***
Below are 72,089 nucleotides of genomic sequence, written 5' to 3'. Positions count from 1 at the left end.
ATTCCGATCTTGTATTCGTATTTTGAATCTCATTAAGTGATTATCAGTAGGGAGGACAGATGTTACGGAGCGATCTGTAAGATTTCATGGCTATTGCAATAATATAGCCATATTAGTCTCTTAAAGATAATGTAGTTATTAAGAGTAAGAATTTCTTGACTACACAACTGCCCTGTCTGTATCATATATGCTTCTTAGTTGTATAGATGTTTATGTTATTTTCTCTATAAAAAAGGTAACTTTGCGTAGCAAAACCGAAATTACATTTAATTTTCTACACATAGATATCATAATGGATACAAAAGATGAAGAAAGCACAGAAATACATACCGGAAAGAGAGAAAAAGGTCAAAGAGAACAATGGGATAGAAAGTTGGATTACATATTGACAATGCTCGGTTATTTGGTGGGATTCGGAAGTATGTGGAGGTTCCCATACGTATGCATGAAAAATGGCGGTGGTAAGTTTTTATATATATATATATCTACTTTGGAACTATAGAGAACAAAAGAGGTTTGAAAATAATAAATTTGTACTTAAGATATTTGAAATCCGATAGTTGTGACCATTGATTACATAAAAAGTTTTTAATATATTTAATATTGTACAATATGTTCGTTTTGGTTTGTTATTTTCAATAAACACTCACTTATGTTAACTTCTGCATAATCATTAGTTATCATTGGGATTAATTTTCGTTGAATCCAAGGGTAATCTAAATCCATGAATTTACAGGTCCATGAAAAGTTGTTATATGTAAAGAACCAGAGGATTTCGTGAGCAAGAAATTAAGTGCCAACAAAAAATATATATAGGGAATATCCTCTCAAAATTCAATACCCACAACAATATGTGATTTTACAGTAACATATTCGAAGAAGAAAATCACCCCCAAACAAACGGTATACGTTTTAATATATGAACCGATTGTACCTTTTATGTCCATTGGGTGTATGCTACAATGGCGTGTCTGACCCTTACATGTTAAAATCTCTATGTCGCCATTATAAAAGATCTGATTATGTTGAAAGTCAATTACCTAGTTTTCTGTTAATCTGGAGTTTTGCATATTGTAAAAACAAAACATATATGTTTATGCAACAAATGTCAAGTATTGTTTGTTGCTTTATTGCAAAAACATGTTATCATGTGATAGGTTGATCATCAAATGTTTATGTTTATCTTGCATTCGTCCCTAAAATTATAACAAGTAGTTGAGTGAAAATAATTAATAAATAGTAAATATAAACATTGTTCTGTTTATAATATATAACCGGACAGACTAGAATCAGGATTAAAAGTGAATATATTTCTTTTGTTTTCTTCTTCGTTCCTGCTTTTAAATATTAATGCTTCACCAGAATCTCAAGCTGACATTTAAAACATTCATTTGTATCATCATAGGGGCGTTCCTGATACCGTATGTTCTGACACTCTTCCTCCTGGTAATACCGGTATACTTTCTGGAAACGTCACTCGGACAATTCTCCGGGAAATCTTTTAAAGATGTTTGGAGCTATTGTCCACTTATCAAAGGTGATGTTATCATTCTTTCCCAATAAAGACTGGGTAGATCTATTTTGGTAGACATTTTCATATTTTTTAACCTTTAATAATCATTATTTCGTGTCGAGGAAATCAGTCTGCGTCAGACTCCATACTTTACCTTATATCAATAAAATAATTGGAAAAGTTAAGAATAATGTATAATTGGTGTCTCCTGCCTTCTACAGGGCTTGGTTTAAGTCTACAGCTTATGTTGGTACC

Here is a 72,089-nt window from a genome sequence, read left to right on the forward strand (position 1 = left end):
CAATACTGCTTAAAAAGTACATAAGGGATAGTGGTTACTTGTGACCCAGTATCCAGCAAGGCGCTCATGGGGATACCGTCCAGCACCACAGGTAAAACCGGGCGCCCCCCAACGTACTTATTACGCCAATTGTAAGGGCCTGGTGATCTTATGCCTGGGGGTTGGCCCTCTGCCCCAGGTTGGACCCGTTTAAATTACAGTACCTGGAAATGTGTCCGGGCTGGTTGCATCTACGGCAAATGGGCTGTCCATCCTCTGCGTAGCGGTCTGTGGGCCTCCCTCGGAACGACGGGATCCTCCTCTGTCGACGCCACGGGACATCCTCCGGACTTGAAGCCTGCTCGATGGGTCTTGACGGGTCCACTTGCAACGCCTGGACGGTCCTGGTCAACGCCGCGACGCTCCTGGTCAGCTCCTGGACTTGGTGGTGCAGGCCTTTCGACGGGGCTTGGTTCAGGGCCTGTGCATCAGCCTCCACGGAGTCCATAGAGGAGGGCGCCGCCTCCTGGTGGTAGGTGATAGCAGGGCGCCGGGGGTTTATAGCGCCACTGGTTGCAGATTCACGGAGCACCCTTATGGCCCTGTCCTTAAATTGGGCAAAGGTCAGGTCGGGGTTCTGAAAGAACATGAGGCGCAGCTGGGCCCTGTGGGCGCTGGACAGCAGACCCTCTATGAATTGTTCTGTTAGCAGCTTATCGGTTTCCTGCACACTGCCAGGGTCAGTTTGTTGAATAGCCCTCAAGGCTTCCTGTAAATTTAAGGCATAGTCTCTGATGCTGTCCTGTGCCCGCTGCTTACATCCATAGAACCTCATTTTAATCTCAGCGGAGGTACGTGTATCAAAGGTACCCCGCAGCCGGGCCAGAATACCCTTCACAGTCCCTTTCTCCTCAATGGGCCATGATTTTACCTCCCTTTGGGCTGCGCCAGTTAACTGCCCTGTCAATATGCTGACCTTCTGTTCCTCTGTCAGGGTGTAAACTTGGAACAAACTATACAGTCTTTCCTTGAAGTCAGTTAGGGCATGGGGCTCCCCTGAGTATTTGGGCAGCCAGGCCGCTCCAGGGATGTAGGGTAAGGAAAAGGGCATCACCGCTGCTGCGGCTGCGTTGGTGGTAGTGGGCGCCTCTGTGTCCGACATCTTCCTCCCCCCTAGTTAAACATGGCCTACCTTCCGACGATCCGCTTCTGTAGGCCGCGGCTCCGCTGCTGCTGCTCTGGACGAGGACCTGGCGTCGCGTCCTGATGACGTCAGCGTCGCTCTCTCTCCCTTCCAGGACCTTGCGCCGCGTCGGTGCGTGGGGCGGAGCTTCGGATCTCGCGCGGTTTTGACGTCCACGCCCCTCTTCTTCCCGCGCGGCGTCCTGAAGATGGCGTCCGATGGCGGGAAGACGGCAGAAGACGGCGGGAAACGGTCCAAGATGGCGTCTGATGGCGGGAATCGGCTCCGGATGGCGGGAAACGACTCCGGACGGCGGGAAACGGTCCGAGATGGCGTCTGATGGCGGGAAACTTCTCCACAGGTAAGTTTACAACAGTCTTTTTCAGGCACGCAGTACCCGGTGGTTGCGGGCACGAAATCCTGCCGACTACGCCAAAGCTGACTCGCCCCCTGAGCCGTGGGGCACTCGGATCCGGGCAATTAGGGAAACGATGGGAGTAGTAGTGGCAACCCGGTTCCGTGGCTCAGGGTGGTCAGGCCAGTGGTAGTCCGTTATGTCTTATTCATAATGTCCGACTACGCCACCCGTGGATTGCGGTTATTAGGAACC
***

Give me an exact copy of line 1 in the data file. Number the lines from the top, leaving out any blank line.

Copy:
Below are 72,089 nucleotides of genomic sequence, written 5' to 3'. Positions count from 1 at the left end.